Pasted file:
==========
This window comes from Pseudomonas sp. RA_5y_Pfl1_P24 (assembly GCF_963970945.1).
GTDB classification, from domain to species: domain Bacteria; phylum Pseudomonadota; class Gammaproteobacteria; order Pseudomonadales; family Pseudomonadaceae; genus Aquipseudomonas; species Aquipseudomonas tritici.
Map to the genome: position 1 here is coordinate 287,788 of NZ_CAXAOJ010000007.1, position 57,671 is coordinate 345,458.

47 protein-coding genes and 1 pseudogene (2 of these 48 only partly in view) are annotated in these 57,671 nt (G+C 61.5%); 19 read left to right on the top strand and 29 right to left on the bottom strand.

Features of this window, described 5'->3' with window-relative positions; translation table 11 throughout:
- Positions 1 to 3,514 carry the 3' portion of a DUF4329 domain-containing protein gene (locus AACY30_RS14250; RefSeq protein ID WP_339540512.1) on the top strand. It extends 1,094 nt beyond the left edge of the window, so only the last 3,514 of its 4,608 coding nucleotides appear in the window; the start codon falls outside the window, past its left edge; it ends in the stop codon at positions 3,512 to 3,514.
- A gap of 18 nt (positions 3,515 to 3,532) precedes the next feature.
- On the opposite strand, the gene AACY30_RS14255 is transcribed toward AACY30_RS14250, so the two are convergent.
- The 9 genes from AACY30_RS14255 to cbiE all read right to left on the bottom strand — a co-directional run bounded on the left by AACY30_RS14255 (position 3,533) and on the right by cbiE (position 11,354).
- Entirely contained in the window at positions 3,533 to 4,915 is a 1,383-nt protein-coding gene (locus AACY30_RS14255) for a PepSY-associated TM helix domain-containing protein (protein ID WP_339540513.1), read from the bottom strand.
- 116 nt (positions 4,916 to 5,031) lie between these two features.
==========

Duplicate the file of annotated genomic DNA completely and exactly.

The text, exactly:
This window comes from Pseudomonas sp. RA_5y_Pfl1_P24 (assembly GCF_963970945.1).
GTDB classification, from domain to species: domain Bacteria; phylum Pseudomonadota; class Gammaproteobacteria; order Pseudomonadales; family Pseudomonadaceae; genus Aquipseudomonas; species Aquipseudomonas tritici.
Map to the genome: position 1 here is coordinate 287,788 of NZ_CAXAOJ010000007.1, position 57,671 is coordinate 345,458.

47 protein-coding genes and 1 pseudogene (2 of these 48 only partly in view) are annotated in these 57,671 nt (G+C 61.5%); 19 read left to right on the top strand and 29 right to left on the bottom strand.

Features of this window, described 5'->3' with window-relative positions; translation table 11 throughout:
- Positions 1 to 3,514 carry the 3' portion of a DUF4329 domain-containing protein gene (locus AACY30_RS14250; RefSeq protein ID WP_339540512.1) on the top strand. It extends 1,094 nt beyond the left edge of the window, so only the last 3,514 of its 4,608 coding nucleotides appear in the window; the start codon falls outside the window, past its left edge; it ends in the stop codon at positions 3,512 to 3,514.
- A gap of 18 nt (positions 3,515 to 3,532) precedes the next feature.
- On the opposite strand, the gene AACY30_RS14255 is transcribed toward AACY30_RS14250, so the two are convergent.
- The 9 genes from AACY30_RS14255 to cbiE all read right to left on the bottom strand — a co-directional run bounded on the left by AACY30_RS14255 (position 3,533) and on the right by cbiE (position 11,354).
- Entirely contained in the window at positions 3,533 to 4,915 is a 1,383-nt protein-coding gene (locus AACY30_RS14255) for a PepSY-associated TM helix domain-containing protein (protein ID WP_339540513.1), read from the bottom strand.
- 116 nt (positions 4,916 to 5,031) lie between these two features.